When things fall apart and we’re on the verge of we know not what, the test of each of us is to stay on that brink and not concretize… We think that the point is to pass the test or to overcome the problem, but the truth is that things don’t really get solved. They come together and they fall apart… It’s just like that.
— Pema Chödrön, When Things Fall Apart
Here we are. Swimming in an ocean of alienation and uncertainty about our collective future – as a country, as a world, as human beings. Uncharted territory. Post-election, many of my clients – regardless of party – felt numb and exhausted by the bitter rhetoric. Several told me they’d logged off of social media and turned off the TV. Click. Silence. Now what?
How do we bring ourselves back to life in the wake of a soul-deadening experience? Many have leapt to action – volunteering, protesting. But what if you’re more like me? In times of disorientation I confess that my own bias is not towards action but towards reflection. So I’ve been turning for inspiration where I always have – to artists and writers.
“Alienation is the wellspring of art; in fact, feeling alone is often why you become an artist. Which means that, in times of artistic alienation, distress is often repaid to us in the form of great work, much of it galvanizing or clarifying or (believe it or not) empowering. That is because art isn’t a superfluous, elitist escape; it’s a way of knowing the world, a place to find common cause and not fall apart.”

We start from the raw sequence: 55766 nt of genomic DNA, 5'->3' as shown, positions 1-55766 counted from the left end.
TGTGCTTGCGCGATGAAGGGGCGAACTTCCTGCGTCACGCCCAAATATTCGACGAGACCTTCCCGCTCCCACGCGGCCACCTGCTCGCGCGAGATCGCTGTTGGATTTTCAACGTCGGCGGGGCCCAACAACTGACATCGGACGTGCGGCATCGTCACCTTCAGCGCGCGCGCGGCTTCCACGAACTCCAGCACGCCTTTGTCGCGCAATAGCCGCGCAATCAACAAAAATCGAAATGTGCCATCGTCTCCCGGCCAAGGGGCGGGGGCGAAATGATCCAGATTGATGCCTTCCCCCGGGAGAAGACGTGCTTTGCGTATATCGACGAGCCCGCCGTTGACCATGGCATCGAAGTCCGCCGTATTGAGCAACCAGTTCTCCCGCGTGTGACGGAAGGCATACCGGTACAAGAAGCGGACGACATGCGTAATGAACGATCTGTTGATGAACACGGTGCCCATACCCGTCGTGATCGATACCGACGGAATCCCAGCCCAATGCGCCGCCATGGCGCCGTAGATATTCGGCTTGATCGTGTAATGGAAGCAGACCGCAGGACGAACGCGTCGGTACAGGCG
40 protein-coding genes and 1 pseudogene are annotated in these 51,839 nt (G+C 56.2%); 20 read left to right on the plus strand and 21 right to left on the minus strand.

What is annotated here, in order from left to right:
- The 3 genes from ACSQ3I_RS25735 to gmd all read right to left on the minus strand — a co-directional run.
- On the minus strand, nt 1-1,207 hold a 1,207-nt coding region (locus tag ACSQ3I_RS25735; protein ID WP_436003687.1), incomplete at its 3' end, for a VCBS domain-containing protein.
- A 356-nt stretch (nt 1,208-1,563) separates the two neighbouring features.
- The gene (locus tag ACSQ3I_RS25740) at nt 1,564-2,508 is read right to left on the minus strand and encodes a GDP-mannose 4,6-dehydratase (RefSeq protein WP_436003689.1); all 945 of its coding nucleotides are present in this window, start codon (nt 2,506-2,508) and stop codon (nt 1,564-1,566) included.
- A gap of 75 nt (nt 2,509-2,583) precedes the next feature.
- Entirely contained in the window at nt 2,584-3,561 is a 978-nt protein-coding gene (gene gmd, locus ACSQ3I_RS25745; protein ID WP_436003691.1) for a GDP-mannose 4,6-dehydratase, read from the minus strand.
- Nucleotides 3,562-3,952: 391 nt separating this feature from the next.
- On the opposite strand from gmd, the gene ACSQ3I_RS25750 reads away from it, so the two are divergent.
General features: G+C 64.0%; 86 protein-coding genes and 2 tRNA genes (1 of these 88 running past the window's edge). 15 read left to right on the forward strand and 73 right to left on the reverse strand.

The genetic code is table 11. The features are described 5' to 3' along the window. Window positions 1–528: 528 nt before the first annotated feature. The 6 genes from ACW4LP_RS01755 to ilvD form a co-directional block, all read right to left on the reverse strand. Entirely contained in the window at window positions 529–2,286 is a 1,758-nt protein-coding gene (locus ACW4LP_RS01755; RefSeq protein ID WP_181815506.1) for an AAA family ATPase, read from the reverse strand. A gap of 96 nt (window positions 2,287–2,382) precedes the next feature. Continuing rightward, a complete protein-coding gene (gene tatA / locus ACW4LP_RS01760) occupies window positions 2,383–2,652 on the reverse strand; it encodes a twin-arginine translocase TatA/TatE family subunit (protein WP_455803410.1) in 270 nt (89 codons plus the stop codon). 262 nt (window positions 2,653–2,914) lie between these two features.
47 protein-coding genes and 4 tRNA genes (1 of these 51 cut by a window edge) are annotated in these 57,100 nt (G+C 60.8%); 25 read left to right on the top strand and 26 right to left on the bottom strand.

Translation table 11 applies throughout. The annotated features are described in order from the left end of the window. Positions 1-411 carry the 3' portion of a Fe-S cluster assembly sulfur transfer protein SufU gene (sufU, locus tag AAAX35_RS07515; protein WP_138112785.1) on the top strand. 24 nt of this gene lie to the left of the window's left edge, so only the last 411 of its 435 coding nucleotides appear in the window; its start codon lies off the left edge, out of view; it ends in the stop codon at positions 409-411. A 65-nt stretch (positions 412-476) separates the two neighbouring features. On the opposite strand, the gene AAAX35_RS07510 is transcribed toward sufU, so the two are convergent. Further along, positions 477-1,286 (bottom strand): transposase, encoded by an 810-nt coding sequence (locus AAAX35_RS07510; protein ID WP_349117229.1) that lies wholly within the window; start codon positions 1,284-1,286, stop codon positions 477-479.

— Jerry Saltz, “This Post-Election Pain is Good, At Least for Art,” Vulture
But I have also turned for inspiration to my own wellspring of creativity. Julia Cameron, author of The Artist’s Way, says “Creativity requires faith. Faith requires that we relinquish control.” Personally, I am in a moment where I feel not at all in control of what will happen next in our common world. So I’m leaning into that reality.
I’m on the brink, but I’m channeling the energy that’s here, and unexpectedly I’ve returned to serious singing after quite some time. Obsessively researching and listening to music – in the gym, on the subway, everywhere – has filled me with a creative energy that has crowded out the noise of nightly news reports. And then there’s the singing itself – the full-body experience of making music. There’s nothing more life affirming.
Maybe a surprising response to our challenging political climate? I can’t yet say. But if you are anything like me and are longing for a way to channel the uncomfortable energy of this moment and mine your own creative impulses, then here is a list of resources I recommend.
- The Gift: Creativity and the Artist in the Modern World by Lewis Hyde
- The Artist’s Way by Julia Cameron
- The Creative Habit: Learn it and Use It for Life by Twyla Tharp
- The Writing Life by Annie Dillard
- Bird by Bird: Some Instructions on Writing and Life by Anne Lamott
- Letters to a Young Poet by Rainer Maria Rilke